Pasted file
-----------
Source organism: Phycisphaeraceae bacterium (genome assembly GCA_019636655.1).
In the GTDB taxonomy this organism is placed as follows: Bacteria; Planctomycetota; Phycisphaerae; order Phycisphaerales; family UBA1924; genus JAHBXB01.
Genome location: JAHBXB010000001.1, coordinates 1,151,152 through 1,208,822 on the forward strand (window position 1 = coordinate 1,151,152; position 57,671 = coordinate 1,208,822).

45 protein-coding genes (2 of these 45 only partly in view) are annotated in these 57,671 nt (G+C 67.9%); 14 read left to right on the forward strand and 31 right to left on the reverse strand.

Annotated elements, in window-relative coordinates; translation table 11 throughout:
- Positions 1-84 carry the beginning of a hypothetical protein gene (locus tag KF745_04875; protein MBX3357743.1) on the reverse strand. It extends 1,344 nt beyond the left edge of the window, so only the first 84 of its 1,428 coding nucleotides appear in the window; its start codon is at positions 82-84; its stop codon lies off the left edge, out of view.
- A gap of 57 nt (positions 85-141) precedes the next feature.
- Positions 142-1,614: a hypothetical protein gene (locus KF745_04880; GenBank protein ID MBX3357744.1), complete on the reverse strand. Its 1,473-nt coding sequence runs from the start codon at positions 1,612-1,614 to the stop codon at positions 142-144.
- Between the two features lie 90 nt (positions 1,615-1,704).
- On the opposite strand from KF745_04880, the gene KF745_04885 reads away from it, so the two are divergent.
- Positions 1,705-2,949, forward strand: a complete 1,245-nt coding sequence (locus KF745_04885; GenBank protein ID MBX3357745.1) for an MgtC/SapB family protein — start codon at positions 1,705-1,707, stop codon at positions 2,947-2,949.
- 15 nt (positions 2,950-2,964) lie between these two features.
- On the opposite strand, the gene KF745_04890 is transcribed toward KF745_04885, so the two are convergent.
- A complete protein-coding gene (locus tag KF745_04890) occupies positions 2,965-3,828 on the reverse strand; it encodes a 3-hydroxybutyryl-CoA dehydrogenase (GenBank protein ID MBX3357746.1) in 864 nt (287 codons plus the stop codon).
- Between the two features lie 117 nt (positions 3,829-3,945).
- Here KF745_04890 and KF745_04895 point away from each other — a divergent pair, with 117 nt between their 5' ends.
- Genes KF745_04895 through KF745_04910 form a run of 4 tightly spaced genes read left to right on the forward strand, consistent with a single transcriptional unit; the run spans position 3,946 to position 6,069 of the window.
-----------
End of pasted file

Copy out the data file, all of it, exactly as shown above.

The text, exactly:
Source organism: Phycisphaeraceae bacterium (genome assembly GCA_019636655.1).
In the GTDB taxonomy this organism is placed as follows: Bacteria; Planctomycetota; Phycisphaerae; order Phycisphaerales; family UBA1924; genus JAHBXB01.
Genome location: JAHBXB010000001.1, coordinates 1,151,152 through 1,208,822 on the forward strand (window position 1 = coordinate 1,151,152; position 57,671 = coordinate 1,208,822).

45 protein-coding genes (2 of these 45 only partly in view) are annotated in these 57,671 nt (G+C 67.9%); 14 read left to right on the forward strand and 31 right to left on the reverse strand.

Annotated elements, in window-relative coordinates; translation table 11 throughout:
- Positions 1-84 carry the beginning of a hypothetical protein gene (locus tag KF745_04875; protein MBX3357743.1) on the reverse strand. It extends 1,344 nt beyond the left edge of the window, so only the first 84 of its 1,428 coding nucleotides appear in the window; its start codon is at positions 82-84; its stop codon lies off the left edge, out of view.
- A gap of 57 nt (positions 85-141) precedes the next feature.
- Positions 142-1,614: a hypothetical protein gene (locus KF745_04880; GenBank protein ID MBX3357744.1), complete on the reverse strand. Its 1,473-nt coding sequence runs from the start codon at positions 1,612-1,614 to the stop codon at positions 142-144.
- Between the two features lie 90 nt (positions 1,615-1,704).
- On the opposite strand from KF745_04880, the gene KF745_04885 reads away from it, so the two are divergent.
- Positions 1,705-2,949, forward strand: a complete 1,245-nt coding sequence (locus KF745_04885; GenBank protein ID MBX3357745.1) for an MgtC/SapB family protein — start codon at positions 1,705-1,707, stop codon at positions 2,947-2,949.
- 15 nt (positions 2,950-2,964) lie between these two features.
- On the opposite strand, the gene KF745_04890 is transcribed toward KF745_04885, so the two are convergent.
- A complete protein-coding gene (locus tag KF745_04890) occupies positions 2,965-3,828 on the reverse strand; it encodes a 3-hydroxybutyryl-CoA dehydrogenase (GenBank protein ID MBX3357746.1) in 864 nt (287 codons plus the stop codon).
- Between the two features lie 117 nt (positions 3,829-3,945).
- Here KF745_04890 and KF745_04895 point away from each other — a divergent pair, with 117 nt between their 5' ends.
- Genes KF745_04895 through KF745_04910 form a run of 4 tightly spaced genes read left to right on the forward strand, consistent with a single transcriptional unit; the run spans position 3,946 to position 6,069 of the window.